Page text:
And then, we go to the Chinese knotting. Good thing, we decided to present just two knots: dragonfly and Pan Chang, instead of the 8-petal flower, and good luck knot. Unfortunately, the Pan Chang was hard enough for our pupils to follow. We didn't foresee this right. They say the Chinese knots are for good luck, but first, you need good luck to make them. In the end, the workshop produced such gorgeous pieces.

From left: Trisha, [Dee, Kendi, Dan], [Jamie, Eden], Alex, and Nina.

Saturday, July 6

Material Board

"Who am I?" That question has been pondered a lot in my past GE courses. Usually, I answer it in two-page essays. I find it easy because I already know who I am, my aesthetic and attitude in just one word: Goth. This time the question is answered through a fashion material board. No words, yet I also find it easy and very fun.

A black leather skull, with red rococo fabric eyes, chain tears, and my iconic spikes. How much Goth could it get? "It is very Kim", many would say. Who I am is indeed unique, and yet, I realize, my distinguishable style has become predictable. The spikes and skull have lost their shock factor. Or maybe my audience still expects them.

Must I verge away from Goth, or must I venture deeper into it?

Tuesday, June 25


20 slides, 20 ideas, 20 seconds. Boo, Buena and I each came up with 6-7 new and unique accessory ideas, either designing for a need or designing a need. The drawing style used is like that of patent illustrations. My first three ideas are just some eccentric novelty items.

Kimberley Mine - is an idea out of decadent whim. It's a stingray leather collar studded with 36-carat diamonds, and fastened with a platinum buckle. It's the most expensive Gothic accessory ima-ginable, and also the deadliest, since diamonds could cut through anything, and blood couldn't stain its lustre.

Medida Laureat - is inspired by seamstresses wearing their tape measures around their necks. So, here's a fancier version, with fancier colors and fonts. This medida drapes well, and doesn't deform like ordinary ones. It is equipped with a ring to turn it into a laureat necklace when not in use.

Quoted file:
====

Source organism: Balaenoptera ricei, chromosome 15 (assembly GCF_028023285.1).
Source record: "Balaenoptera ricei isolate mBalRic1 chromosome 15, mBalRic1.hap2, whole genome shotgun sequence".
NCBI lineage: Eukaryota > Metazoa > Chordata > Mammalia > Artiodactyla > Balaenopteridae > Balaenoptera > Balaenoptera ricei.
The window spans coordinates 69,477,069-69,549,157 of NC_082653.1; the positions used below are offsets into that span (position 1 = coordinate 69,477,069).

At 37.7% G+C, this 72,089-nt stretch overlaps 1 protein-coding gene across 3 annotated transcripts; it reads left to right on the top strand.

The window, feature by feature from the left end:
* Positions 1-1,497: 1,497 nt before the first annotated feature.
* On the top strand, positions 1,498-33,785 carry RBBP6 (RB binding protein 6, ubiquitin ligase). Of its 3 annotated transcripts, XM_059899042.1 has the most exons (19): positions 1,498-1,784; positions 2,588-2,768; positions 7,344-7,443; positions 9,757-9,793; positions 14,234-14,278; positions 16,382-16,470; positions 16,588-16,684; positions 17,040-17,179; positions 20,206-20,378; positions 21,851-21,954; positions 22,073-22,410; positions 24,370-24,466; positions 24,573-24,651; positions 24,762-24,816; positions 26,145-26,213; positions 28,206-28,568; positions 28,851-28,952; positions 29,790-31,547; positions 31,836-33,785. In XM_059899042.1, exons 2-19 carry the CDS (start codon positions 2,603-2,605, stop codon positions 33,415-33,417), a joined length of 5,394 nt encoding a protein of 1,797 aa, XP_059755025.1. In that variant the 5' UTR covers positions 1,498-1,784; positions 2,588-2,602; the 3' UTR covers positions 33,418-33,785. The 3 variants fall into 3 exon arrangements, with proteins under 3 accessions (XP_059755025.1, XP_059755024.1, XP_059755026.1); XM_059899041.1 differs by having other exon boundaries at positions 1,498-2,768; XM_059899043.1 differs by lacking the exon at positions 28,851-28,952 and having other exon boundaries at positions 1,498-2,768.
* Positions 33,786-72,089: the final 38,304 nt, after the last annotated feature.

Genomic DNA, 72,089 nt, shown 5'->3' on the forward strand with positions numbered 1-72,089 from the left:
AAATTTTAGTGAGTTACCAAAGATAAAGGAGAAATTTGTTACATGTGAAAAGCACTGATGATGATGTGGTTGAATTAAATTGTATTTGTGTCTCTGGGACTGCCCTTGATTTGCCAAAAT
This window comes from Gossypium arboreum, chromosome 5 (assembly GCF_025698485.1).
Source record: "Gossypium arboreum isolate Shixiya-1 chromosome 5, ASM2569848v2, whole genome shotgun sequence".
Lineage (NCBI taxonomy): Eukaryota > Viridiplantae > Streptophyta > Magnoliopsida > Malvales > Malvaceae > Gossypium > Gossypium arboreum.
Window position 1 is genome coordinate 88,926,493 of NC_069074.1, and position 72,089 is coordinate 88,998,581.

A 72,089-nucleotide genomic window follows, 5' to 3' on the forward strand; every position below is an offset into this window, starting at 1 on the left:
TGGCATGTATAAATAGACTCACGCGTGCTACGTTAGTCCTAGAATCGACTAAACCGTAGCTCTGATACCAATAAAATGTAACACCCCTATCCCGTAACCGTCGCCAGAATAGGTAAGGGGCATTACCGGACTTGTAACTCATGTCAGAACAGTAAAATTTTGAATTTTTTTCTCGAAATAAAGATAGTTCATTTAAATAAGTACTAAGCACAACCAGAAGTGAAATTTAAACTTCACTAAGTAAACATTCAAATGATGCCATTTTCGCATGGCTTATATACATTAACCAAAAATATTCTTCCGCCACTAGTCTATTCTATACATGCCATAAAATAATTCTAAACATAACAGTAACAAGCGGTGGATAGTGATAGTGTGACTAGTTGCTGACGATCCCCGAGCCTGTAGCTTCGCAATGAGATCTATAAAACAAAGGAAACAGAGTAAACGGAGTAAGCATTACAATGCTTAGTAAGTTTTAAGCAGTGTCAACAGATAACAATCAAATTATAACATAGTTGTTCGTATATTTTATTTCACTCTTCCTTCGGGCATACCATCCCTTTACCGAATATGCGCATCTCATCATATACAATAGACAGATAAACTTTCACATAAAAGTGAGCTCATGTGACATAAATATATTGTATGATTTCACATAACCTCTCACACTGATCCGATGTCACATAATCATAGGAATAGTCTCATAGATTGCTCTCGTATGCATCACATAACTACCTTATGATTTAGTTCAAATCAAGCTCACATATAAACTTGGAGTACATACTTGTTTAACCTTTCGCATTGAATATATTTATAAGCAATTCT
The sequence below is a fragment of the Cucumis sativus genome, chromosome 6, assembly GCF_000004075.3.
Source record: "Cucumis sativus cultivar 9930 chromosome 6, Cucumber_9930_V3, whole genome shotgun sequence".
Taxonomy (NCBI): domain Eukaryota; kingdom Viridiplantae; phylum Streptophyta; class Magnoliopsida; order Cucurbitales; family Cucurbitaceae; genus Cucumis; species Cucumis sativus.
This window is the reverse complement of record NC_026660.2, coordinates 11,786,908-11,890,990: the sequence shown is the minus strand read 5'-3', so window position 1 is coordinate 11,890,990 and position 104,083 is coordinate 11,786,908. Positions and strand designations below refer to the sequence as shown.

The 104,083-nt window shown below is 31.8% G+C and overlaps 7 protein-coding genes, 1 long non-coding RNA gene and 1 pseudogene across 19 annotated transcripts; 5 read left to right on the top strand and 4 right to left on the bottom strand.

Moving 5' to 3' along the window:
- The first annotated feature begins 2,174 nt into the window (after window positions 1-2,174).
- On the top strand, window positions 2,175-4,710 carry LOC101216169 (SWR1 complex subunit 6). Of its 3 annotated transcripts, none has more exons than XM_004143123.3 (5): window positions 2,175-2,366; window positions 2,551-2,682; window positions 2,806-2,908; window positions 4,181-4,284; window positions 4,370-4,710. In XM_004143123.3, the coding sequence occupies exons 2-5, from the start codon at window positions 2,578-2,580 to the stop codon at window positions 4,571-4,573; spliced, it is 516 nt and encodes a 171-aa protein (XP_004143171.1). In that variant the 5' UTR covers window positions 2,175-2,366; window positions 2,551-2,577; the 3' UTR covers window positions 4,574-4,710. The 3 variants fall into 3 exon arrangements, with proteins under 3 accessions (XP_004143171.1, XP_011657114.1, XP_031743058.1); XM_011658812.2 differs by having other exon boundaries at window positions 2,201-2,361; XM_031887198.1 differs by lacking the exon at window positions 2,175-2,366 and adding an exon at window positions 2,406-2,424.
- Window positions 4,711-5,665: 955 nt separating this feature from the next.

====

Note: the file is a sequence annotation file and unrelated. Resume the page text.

Craine de Lapin Bag - /krahn-du-lapahn/ or "skull of rabbit". It's a clutch bag shaped like the rabbit's strange skull. The handle is its mouth, the magnetic lock is the side teeth, and the hinge is the jaw bone. There's a zipped pocket on the nose bridge. The bag has a hard lining to retain its skullish shape.

The next ideas are now innovative and functional, 
and a bit technologically advanced if you will.

The Heliophilous Hat - inspired by the sunflower who always looks at the sun. The wide brim detects where the sun is, and adjusts itself automatically around the hat's crown. Thus, no matter which direction the wearer walks to, there would be constant shade without any fuss. The under-brim is made of UV protection fabric.

A.F.V. Zipper - a zipper with automated fingerprint verification. It would only unlock if the thumbprint matches the rightful owner. The zipper can be attached to valuable objects like bags or wallets to prevent a successful theft. It can also be used in pants to prevent rape. This idea became a favorite in class.

Terpsichore's Heels - there have been musical shoes, but none yet for the party girls. The chunky heels or wedges are equipped with speakers. There's a USB port to download the songs. The shoes are shock-proof to protect the gadgets inside during extreme dancing or stomping. The main control buttons are on a matching bracelet.

Saturday, June 15

Diagnostic Project

Polly Pocket was my entire childhood, proof that I was a spoiled little girl in the 90s. I have ten of these little wonderful toys, and someday I would add more to my town, which are now very valuable since Mattel no longer uses the "pocket' concept of Bluebird.

I made a pillbox hat inspired by my frilly childhood. Inside the pillbox is dollhouse furniture. It's  then covered with a black hairnet, referring to my introversion and possible Gothic tendencies when young. I used to pretend one of my Polly Pockets is haunted.